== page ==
Recently I had the opportunity to see Frida Kahlo's work in person at the Dali Museum in St. Petersburg, Florida.
Pain and suffering is a constant topic in Frida Kahlo's paintings. By distilling and depicting the emotions surrounding her traumatic accident and subsequent medical complications, Frida Kahlo painted experiences that people could recognize and relate to—feeling pain, being hospitalized, and fearing isolation. In the iconic painting Broken Column (1944), Frida Kahlo portrays the effect on her body of the injuries sustained in the streetcar accident. She offers her body for study by exposing her bare breasts and uncovering her spinal column. With metal construction nails sticking into her body, moreover, she conveys the sharp and diffuse nature of her pain.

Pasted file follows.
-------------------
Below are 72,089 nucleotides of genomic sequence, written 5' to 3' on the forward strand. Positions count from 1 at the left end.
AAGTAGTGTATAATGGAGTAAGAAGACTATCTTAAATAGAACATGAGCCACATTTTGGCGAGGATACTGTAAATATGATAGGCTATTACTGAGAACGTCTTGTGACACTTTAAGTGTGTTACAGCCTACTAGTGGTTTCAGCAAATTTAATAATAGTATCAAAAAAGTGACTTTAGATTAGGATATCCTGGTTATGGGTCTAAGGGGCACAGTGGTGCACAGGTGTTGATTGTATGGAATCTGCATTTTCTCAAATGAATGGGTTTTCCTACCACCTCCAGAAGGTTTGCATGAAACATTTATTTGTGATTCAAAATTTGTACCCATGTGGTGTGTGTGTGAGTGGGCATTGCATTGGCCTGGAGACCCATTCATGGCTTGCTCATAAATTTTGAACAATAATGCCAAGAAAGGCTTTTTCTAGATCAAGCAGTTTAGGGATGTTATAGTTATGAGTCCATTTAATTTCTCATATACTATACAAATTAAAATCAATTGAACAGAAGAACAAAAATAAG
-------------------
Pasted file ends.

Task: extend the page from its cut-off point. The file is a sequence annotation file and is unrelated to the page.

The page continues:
When I first saw Frida Kahlo’s painting The Broken Column I stared in awe. My health issues are, of course, different from Frida Kahlo’s, but I can relate to the constant pain, a few surgeries and the feeling that your body isn’t normal.
In The Broken Column, Frida Kahlo expressed her anguish and suffering in a most straightforward and horrifying way. The nails are stuck into her face and whole body. A split in her torso which looks like an earthquake fissure. A broken column is put in place of her spine.
Despite all the pain depicted in the painting, Frida Kahlo looks pretty and strong. Although her whole body is supported by the corset, she is conveying a message of spiritual triumph. She has tears on her face but she look straight ahead and is challenging both herself and her audience to face her situation.
Another artist that I have always admired is Vincent van Gogh.